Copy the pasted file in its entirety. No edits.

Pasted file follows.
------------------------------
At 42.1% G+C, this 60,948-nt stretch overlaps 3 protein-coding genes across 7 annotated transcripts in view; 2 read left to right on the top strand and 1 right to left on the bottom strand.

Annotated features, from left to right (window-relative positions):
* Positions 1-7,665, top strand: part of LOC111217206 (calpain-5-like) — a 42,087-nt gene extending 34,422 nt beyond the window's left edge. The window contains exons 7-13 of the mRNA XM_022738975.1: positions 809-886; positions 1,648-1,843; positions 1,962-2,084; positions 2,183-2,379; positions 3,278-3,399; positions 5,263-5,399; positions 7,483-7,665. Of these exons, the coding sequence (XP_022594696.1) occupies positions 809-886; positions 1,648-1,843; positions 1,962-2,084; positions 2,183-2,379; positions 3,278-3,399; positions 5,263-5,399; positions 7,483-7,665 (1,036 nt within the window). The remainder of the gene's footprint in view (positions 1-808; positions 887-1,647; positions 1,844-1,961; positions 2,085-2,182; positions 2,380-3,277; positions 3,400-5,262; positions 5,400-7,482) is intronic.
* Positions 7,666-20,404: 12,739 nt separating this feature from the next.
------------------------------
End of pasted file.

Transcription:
At 42.1% G+C, this 60,948-nt stretch overlaps 3 protein-coding genes across 7 annotated transcripts in view; 2 read left to right on the top strand and 1 right to left on the bottom strand.

Annotated features, from left to right (window-relative positions):
* Positions 1-7,665, top strand: part of LOC111217206 (calpain-5-like) — a 42,087-nt gene extending 34,422 nt beyond the window's left edge. The window contains exons 7-13 of the mRNA XM_022738975.1: positions 809-886; positions 1,648-1,843; positions 1,962-2,084; positions 2,183-2,379; positions 3,278-3,399; positions 5,263-5,399; positions 7,483-7,665. Of these exons, the coding sequence (XP_022594696.1) occupies positions 809-886; positions 1,648-1,843; positions 1,962-2,084; positions 2,183-2,379; positions 3,278-3,399; positions 5,263-5,399; positions 7,483-7,665 (1,036 nt within the window). The remainder of the gene's footprint in view (positions 1-808; positions 887-1,647; positions 1,844-1,961; positions 2,085-2,182; positions 2,380-3,277; positions 3,400-5,262; positions 5,400-7,482) is intronic.
* Positions 7,666-20,404: 12,739 nt separating this feature from the next.